June 3, 2010
Student Internships: An Effective Assessment Model
Internships are integral parts of many professional degree programs. Potentially, they make significant contributions to an educational experience. “Well-organized and carefully supervised programs enhance the student’s ability to integrate academic knowledge with practical application, improve job/career opportunities after graduation, create relevance for past and future classroom learning, develop work place social and human relations skills, and provide the opportunity for students to apply communication and problem-solving skills.” (p. 208) Deborah F. Beard identifies these contributions in an article on assessing internship experiences in the field of accounting.
The value of an internship experience is enhanced when that experience is carefully and systematically assessed. Beard notes that the evaluations of the accounting internship experience she describes “provide information about students’ traits, knowledge, skills, and behaviors as well as perspectives on coursework, activities, and suggested curriculum changes.” (p. 211) The challenge is finding those assessment mechanisms that work well to assess internship experiences. Obviously, a multiple-choice exam is not especially useful. In the accounting internship that Beard describes, students begin by identifying a set of goals and objectives for their internship experience. These goals are used to help place students in appropriate internships and provide the overarching framework for the assessment of their performance in the internship.
Students doing internships in this program complete a weekly diary/journal that logs their experiences and insights gained from them. Students also send regular emails to their on-campus internship supervisors. At the conclusion of the internship, they prepare a paper that includes an overview of the accounting field, an overview of the company where the internship was completed, a reaction to the internship, and an evaluation of it based on its relationship to previously completed coursework. This paper is accompanied by an oral presentation. All these materials are assessed by the on-campus internship supervisor. A student’s performance during the internship is evaluated by the on-site supervisor as well.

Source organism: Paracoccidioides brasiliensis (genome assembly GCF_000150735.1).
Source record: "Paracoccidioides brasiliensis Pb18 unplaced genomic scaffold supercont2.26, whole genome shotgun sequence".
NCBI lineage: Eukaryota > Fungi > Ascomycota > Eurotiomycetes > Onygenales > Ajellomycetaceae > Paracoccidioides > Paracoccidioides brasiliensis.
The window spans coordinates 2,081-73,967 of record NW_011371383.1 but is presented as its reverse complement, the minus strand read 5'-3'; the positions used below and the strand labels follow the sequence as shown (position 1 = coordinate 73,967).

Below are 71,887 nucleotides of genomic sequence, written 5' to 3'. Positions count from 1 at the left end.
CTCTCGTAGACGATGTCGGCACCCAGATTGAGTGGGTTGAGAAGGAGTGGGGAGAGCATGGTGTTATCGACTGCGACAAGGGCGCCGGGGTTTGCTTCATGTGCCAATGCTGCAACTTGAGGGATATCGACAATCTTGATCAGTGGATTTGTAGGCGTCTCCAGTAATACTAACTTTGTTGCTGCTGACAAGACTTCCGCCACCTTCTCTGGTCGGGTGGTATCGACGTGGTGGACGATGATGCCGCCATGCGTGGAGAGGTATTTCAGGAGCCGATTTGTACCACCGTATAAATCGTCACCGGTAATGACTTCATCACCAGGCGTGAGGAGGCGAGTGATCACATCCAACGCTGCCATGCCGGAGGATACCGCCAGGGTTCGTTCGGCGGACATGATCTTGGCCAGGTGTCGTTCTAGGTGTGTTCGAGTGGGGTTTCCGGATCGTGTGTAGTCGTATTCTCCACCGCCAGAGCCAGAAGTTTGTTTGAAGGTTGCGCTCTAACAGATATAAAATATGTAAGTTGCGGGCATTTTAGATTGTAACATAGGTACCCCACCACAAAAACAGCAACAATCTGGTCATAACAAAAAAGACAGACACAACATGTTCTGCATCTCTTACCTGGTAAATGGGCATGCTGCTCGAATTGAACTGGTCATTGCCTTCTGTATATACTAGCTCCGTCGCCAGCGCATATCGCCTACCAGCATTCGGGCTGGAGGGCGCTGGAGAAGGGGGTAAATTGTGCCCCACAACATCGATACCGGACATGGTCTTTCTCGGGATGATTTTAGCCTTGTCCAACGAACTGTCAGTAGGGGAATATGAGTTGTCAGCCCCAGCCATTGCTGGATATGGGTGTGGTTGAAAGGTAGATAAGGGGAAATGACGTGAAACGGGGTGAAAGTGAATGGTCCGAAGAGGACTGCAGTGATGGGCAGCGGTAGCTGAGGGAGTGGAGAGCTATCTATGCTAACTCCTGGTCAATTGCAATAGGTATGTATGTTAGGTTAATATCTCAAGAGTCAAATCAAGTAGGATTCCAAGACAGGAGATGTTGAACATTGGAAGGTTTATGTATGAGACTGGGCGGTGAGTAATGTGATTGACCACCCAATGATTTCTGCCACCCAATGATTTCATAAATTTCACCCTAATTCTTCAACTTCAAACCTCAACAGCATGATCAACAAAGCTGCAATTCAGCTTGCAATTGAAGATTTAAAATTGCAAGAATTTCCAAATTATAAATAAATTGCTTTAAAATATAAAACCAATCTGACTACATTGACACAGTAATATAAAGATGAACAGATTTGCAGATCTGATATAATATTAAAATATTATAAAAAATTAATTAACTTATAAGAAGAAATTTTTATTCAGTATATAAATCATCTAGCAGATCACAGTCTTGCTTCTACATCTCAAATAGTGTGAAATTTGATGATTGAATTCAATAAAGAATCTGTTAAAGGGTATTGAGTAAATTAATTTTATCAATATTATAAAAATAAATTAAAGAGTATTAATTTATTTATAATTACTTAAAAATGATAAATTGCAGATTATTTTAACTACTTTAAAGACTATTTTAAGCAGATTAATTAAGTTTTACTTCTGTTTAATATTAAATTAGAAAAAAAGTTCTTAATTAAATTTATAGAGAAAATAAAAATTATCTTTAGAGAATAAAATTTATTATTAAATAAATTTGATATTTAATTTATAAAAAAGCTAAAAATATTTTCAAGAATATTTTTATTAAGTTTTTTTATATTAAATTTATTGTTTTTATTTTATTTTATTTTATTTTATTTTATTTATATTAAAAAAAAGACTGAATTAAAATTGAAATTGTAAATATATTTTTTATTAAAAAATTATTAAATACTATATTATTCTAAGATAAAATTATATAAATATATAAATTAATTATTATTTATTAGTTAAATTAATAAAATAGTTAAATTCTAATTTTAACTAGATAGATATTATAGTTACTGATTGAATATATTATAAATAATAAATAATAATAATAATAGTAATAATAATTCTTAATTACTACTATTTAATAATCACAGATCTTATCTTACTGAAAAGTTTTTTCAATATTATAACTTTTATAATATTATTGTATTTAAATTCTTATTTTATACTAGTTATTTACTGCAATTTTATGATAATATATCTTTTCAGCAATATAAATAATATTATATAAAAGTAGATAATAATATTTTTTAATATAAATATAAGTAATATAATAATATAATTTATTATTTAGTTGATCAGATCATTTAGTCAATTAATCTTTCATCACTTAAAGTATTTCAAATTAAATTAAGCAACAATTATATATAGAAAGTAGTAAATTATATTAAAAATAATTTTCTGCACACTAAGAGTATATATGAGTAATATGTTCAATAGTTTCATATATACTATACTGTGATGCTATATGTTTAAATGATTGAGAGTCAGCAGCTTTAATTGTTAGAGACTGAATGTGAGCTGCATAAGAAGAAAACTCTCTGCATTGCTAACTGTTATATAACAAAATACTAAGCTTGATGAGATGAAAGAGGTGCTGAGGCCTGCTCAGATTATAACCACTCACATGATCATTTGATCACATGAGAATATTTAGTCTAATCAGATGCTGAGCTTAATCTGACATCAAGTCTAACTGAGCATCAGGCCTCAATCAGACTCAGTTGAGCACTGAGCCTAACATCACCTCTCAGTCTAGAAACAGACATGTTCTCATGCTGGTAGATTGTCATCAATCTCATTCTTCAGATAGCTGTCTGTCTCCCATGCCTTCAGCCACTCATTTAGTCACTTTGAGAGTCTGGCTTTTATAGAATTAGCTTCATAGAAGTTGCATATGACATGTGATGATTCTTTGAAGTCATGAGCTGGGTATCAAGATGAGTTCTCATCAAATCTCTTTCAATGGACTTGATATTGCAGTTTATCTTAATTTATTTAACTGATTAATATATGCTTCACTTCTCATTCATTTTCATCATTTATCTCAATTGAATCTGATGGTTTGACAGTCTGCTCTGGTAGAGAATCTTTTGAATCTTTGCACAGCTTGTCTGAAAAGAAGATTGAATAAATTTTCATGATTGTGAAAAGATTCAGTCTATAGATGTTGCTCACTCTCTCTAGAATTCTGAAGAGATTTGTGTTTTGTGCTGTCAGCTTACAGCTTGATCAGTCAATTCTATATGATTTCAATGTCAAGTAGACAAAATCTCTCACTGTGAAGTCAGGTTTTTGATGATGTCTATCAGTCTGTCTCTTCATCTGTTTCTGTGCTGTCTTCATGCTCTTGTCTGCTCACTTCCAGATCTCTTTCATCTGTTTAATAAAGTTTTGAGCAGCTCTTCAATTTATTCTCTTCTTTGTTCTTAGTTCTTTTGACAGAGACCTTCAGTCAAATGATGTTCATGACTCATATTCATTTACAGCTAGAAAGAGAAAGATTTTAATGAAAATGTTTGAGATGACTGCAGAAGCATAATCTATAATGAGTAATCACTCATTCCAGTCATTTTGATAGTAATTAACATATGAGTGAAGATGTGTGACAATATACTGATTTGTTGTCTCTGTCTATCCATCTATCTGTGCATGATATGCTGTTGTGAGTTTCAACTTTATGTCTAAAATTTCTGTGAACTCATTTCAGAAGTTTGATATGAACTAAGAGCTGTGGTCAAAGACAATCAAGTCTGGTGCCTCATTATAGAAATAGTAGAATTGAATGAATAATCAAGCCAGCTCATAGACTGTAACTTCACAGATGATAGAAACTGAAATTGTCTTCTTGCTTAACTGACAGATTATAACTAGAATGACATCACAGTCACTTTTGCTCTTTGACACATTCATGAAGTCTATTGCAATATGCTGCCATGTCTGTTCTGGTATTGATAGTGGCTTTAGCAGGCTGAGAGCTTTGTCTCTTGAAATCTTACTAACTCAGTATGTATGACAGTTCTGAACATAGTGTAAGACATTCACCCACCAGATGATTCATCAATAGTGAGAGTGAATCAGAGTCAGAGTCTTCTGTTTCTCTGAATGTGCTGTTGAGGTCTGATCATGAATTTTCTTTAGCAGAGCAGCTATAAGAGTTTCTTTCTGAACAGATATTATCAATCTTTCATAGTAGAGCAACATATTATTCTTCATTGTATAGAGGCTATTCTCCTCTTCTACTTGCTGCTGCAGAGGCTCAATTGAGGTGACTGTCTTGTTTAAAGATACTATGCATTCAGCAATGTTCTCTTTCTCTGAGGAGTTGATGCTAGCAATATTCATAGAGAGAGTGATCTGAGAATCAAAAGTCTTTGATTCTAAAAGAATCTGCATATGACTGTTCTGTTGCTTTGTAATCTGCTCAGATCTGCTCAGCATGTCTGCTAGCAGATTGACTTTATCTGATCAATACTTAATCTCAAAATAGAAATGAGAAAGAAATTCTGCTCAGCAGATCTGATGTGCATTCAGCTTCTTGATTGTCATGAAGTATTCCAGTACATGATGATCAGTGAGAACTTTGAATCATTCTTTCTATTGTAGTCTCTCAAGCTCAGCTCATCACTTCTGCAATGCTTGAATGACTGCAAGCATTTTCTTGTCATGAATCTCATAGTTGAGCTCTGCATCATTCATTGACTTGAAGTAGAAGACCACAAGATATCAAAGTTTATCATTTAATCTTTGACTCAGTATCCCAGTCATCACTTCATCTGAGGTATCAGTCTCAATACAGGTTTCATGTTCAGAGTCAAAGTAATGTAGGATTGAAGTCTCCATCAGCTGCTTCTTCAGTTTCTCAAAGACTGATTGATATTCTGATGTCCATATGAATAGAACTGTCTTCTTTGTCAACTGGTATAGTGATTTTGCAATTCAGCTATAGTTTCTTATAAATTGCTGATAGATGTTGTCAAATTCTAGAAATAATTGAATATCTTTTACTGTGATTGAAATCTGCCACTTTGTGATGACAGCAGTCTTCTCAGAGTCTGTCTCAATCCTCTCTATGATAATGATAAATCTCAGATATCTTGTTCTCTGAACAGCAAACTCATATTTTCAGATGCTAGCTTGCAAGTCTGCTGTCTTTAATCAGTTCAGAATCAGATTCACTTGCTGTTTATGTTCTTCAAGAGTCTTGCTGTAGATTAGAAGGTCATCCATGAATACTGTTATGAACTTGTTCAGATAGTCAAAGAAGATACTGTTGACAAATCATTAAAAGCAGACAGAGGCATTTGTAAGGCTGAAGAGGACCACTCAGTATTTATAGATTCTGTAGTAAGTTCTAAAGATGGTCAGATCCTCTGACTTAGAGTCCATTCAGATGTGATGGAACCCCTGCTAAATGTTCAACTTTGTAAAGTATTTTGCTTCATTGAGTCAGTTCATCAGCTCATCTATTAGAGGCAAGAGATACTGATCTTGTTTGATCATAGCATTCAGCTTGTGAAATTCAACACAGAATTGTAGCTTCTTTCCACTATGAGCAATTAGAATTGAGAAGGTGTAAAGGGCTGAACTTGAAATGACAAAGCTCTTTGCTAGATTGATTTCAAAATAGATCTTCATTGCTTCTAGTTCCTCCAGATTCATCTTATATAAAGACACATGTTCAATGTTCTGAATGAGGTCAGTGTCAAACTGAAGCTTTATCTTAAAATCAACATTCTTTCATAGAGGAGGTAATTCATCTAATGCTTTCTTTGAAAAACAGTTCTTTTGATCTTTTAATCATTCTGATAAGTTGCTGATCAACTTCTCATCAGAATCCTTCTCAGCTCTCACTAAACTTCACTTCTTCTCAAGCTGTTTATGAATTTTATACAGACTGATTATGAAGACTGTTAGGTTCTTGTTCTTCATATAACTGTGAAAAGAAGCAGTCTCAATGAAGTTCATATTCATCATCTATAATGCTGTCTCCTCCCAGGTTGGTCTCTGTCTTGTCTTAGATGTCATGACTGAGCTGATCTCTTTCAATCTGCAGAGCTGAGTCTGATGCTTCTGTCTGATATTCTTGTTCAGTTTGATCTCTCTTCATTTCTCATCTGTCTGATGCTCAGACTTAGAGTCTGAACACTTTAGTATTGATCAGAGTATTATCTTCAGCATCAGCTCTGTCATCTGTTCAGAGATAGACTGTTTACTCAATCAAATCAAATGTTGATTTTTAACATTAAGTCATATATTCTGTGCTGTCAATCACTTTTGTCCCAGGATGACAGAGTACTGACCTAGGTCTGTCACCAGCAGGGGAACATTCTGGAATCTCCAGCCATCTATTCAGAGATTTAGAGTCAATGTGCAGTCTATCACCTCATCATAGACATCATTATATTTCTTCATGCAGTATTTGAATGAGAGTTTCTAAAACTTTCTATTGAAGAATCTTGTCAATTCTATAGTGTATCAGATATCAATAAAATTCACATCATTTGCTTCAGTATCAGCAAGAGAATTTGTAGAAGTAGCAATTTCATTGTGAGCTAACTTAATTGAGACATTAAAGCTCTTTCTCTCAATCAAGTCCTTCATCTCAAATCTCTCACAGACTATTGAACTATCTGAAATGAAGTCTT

Both students and on-site supervisors are given opportunities to assess the internship program and their experiences associated with it. This feedback helps those responsible for the program to adjust course content, assignments, and activities so that the degree program curriculum and the internship are coordinated and integrated learning experiences.
Even though this article describes an assessment plan for internships in accounting, it offers an excellent model of a comprehensive approach to assessment. It is also very helpful because various sample materials are included in the article, such as a set of guidelines for employers supervising internships, a detailed list of components students are expected to include in their internship papers, and the form on-site internship supervisors use to evaluate students. For anyone just beginning an internship program, these materials are excellent models. And for those with programs, this article offers materials useful for comparative purposes.
Reference: Beard, D. F. (2007). Assessment of internship experiences and accounting core competencies. Accounting Education, 16 (2), 207–220.
Excerpted from Assessing Internships, April 2009, The Teaching Professor.